Cousin: A lot of Americans wanted to be Canadians... for a very long time. Eight years long. Ever since we had a president named Bush. When Obama got elected I ran through the hospital and told my attending, "Finally, I can take that Canadian flag off my bag when I travel." He replied, "Finally, I can be proud to be American again."

Central Park, as I've described, is a massive and well-equipped recreational nature space. It has paths for bikers and runners. Lakes for boaters. Rinks for skaters. It's a haven for street performers. But its own zoo? That's right, if you can't read the stone pillar in the photo above, it says: Children's Zoo. While it's no Toronto Zoo, it's not insignificant either. Not too shabby!

After our walk through Central Park, everybody returned to my sister's boyfriend's apartment to watch television. That may seem odd, but everybody in the US loves basketball. Apparently, virtually every workplace places bets as to which teams they expect to win in the tournament, and whoever gets the most teams correct, takes the pool. This was made all the more significant because UNC, the college at which my uncle works, was playing that night (and they are ranked among the top tier). Therefore, this was an unmissable game. For my part, I took the opportunity to catch some time on Windows Live Messenger.

Our final destination for the night was a lovely ten-course Chinese banquet celebrating my uncle's birthday. On the way there, we passed by a white and orange stack placed conspicuously in the middle of the street and streaming steam. I had no idea what it was, but felt compelled to take a photo.

The Chinese restaurant was first-rate, and all of the waiters were dressed in blue, colonial-style uniforms with epaulets. I approved. After all, Hong Kong was most significant just prior to the 1997 takeover. It had achieved success and wealth, yet with its unique British styling was widely regarded as the Western gateway to Asia. Let me ask you, how much less grand did it sound when the Royal Hong Kong Police became just the Hong Kong Police?

The food was well done, though likely quite expensive. The most unique dish, in my opinion, was the Peking duck (or Beijing duck, as they called it). Instead of having little pancakes and sliced duck to assemble ourselves, we received one large pancake, stuffed with goodies, and a side of hoisin sauce. It was unusual, but very tasty. You know a restaurant is classy when they wrap your Peking duck for you, right?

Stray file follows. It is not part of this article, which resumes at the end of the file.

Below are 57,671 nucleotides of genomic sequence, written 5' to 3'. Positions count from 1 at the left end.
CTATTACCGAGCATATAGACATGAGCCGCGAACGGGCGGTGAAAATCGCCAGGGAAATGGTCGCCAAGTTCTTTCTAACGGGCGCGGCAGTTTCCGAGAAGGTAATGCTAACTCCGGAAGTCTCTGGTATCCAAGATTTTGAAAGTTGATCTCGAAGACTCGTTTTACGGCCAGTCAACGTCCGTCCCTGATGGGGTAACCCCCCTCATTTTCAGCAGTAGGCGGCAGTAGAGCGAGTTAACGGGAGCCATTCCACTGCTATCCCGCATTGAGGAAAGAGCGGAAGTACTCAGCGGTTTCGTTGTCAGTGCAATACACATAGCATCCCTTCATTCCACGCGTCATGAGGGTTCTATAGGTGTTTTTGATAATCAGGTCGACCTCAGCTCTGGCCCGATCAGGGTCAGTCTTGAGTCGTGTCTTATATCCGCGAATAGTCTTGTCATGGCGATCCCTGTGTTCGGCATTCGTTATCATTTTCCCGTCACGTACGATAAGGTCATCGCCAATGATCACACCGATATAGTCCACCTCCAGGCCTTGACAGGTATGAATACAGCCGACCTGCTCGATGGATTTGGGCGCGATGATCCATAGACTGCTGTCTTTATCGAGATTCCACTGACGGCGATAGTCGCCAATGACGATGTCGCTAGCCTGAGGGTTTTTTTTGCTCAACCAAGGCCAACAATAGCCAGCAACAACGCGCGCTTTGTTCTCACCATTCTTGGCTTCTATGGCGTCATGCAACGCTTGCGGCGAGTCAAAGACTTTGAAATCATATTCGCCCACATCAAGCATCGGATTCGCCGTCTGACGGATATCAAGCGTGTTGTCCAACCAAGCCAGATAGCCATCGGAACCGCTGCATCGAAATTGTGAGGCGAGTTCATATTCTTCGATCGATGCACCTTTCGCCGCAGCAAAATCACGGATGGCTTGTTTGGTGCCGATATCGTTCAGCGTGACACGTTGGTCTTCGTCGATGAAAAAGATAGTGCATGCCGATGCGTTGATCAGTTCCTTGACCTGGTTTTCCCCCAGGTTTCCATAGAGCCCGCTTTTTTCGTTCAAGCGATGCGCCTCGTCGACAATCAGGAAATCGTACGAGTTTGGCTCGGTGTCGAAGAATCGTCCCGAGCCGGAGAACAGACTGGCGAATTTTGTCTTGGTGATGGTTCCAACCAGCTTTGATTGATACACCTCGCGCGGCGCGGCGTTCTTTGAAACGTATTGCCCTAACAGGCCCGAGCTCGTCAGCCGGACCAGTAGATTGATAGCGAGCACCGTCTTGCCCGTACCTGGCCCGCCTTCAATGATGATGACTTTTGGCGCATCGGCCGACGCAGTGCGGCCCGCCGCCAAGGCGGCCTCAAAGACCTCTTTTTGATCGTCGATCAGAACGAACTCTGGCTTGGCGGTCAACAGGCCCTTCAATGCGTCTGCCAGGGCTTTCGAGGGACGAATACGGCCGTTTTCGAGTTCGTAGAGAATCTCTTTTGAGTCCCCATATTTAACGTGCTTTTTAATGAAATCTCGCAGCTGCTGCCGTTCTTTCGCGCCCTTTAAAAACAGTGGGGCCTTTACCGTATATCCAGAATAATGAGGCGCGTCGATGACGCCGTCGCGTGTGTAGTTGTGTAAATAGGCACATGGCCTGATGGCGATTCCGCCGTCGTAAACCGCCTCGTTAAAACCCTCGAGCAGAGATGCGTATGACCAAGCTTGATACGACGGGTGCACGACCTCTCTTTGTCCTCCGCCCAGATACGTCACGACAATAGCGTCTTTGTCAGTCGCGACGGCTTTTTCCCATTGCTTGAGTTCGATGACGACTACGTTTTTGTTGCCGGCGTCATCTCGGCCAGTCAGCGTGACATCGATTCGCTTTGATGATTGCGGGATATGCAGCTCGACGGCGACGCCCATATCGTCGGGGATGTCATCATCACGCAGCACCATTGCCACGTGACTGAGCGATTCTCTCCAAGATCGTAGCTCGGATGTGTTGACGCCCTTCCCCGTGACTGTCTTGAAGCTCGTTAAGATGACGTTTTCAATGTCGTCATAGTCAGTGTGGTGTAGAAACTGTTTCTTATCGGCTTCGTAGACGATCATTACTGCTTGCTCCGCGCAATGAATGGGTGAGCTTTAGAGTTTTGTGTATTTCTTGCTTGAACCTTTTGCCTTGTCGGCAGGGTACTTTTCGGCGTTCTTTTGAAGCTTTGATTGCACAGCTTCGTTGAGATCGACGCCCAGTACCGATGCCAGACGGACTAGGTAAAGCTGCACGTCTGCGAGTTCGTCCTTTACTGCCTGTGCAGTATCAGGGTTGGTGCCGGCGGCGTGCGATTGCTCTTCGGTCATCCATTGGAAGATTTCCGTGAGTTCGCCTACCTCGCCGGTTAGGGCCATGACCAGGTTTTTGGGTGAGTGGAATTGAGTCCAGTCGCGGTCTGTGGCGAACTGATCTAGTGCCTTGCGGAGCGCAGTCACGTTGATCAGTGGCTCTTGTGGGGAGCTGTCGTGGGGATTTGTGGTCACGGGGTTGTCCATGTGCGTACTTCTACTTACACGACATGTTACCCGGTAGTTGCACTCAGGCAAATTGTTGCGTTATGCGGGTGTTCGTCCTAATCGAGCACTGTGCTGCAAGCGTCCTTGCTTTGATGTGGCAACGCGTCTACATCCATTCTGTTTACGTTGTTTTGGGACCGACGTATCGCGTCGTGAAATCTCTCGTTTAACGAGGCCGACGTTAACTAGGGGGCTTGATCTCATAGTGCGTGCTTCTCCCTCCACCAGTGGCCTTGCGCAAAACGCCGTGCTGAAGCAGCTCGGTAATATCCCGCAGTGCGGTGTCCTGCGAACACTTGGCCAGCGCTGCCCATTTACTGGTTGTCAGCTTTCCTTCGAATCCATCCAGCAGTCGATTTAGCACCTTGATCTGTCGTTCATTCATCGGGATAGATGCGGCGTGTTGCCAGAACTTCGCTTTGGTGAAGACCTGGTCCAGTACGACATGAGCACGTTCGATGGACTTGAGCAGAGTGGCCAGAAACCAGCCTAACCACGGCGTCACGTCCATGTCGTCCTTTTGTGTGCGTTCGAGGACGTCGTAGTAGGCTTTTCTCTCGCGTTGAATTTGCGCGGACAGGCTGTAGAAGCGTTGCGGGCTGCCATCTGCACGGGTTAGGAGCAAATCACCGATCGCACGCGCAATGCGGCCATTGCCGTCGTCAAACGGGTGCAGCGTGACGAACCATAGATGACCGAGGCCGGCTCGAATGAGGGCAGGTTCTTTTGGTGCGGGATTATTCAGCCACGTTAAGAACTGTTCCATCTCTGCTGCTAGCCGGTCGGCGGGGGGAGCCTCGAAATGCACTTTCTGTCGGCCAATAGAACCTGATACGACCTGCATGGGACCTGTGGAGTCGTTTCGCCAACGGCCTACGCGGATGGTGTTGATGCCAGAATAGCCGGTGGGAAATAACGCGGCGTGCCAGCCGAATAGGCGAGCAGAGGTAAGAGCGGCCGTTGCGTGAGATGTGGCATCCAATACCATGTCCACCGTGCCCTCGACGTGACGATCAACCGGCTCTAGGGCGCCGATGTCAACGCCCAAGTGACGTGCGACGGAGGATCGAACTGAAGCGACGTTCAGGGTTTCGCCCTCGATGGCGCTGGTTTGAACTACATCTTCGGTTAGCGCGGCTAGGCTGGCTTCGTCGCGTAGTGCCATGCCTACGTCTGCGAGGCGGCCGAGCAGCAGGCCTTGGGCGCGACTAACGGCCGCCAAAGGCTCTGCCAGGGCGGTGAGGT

After dinner, our evening wound down and we dispersed, ending our enjoyable family get-together in New York. For awhile, a texting frenzy attempted to organize a meet-up between myself, Ting, and her friends, who were also in New York for March Break. As it turned out, she was situated just a few blocks from my sister's boyfriend's where we were hanging out, but proved ultimately too lazy to extract herself or her friends from their hotel room to do anything interesting. Epic fail.

On the way back to my sister's apartment to sleep through my last night in New York, I took note of this particularly remarkable advertisement for Snickers candy bars.

"Make an appointment for a Hungerectomy!"

I appreciated the misappropriation of medical suffixes, though I'm fairly sure there's no such thing as a Hungerectomy (unless, of course, we're referring to bariatric surgery). But indeed, if there were such a procedure, given America's privatized medical system, I imagine that you would indeed be able to obtain one by making an appointment yourself.

On a slightly related note, these kinds of slogans and advertisements really do work. One day, when I was famished prior to a two-hour clinical skills practice session, I picked an Oh Henry! out of an entire counter of candy bars. Why? Because I remembered, "Oh hungry? Oh Henry!"

Oh impressionable minds.

To be continued...

Sunday, March 29, 2009

Pearson to Laguardia (Pt. VII)

Friday, March 20, 2009 ... [Continued from Parts 1 | 2 | 3 | 4 | 5 | 6]

After two nights of sleep on my sister's futon with an oversize pillow, my sore back muscles and mildly sleep-deprived brain were quickly deteriorating in function. Adding to the situation was my uncanny ability to doze off immediately upon sitting down in a car. (This doesn't occur when I'm the driver... honest!) Thus, I was for the remainder of our automobile trip... effectively comatose.